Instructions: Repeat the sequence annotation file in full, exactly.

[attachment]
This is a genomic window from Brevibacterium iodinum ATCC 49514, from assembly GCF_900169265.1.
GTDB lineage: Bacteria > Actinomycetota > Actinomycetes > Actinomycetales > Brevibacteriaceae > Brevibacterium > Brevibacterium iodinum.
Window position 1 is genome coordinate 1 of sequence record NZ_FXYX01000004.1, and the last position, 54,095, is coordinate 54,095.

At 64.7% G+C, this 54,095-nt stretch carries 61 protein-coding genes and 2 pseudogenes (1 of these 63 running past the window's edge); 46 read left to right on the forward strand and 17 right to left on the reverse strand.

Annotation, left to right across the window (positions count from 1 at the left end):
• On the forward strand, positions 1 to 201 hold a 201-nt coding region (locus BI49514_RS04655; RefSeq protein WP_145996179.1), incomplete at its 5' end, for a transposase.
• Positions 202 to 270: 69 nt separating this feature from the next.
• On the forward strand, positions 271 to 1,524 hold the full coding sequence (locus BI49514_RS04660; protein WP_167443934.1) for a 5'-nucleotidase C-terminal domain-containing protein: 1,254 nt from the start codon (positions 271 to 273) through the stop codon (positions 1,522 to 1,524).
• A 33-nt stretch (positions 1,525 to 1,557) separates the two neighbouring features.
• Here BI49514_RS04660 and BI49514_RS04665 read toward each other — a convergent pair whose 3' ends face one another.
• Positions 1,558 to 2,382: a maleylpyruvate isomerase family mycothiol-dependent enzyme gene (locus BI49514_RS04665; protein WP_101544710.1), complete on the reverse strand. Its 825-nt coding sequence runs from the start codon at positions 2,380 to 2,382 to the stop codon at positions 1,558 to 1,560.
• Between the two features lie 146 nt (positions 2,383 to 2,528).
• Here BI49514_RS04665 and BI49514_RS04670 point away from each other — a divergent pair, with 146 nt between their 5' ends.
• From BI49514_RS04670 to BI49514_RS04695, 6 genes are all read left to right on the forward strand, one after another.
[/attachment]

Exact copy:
This is a genomic window from Brevibacterium iodinum ATCC 49514, from assembly GCF_900169265.1.
GTDB lineage: Bacteria > Actinomycetota > Actinomycetes > Actinomycetales > Brevibacteriaceae > Brevibacterium > Brevibacterium iodinum.
Window position 1 is genome coordinate 1 of sequence record NZ_FXYX01000004.1, and the last position, 54,095, is coordinate 54,095.

At 64.7% G+C, this 54,095-nt stretch carries 61 protein-coding genes and 2 pseudogenes (1 of these 63 running past the window's edge); 46 read left to right on the forward strand and 17 right to left on the reverse strand.

Annotation, left to right across the window (positions count from 1 at the left end):
• On the forward strand, positions 1 to 201 hold a 201-nt coding region (locus BI49514_RS04655; RefSeq protein WP_145996179.1), incomplete at its 5' end, for a transposase.
• Positions 202 to 270: 69 nt separating this feature from the next.
• On the forward strand, positions 271 to 1,524 hold the full coding sequence (locus BI49514_RS04660; protein WP_167443934.1) for a 5'-nucleotidase C-terminal domain-containing protein: 1,254 nt from the start codon (positions 271 to 273) through the stop codon (positions 1,522 to 1,524).
• A 33-nt stretch (positions 1,525 to 1,557) separates the two neighbouring features.
• Here BI49514_RS04660 and BI49514_RS04665 read toward each other — a convergent pair whose 3' ends face one another.
• Positions 1,558 to 2,382: a maleylpyruvate isomerase family mycothiol-dependent enzyme gene (locus BI49514_RS04665; protein WP_101544710.1), complete on the reverse strand. Its 825-nt coding sequence runs from the start codon at positions 2,380 to 2,382 to the stop codon at positions 1,558 to 1,560.
• Between the two features lie 146 nt (positions 2,383 to 2,528).
• Here BI49514_RS04665 and BI49514_RS04670 point away from each other — a divergent pair, with 146 nt between their 5' ends.
• From BI49514_RS04670 to BI49514_RS04695, 6 genes are all read left to right on the forward strand, one after another.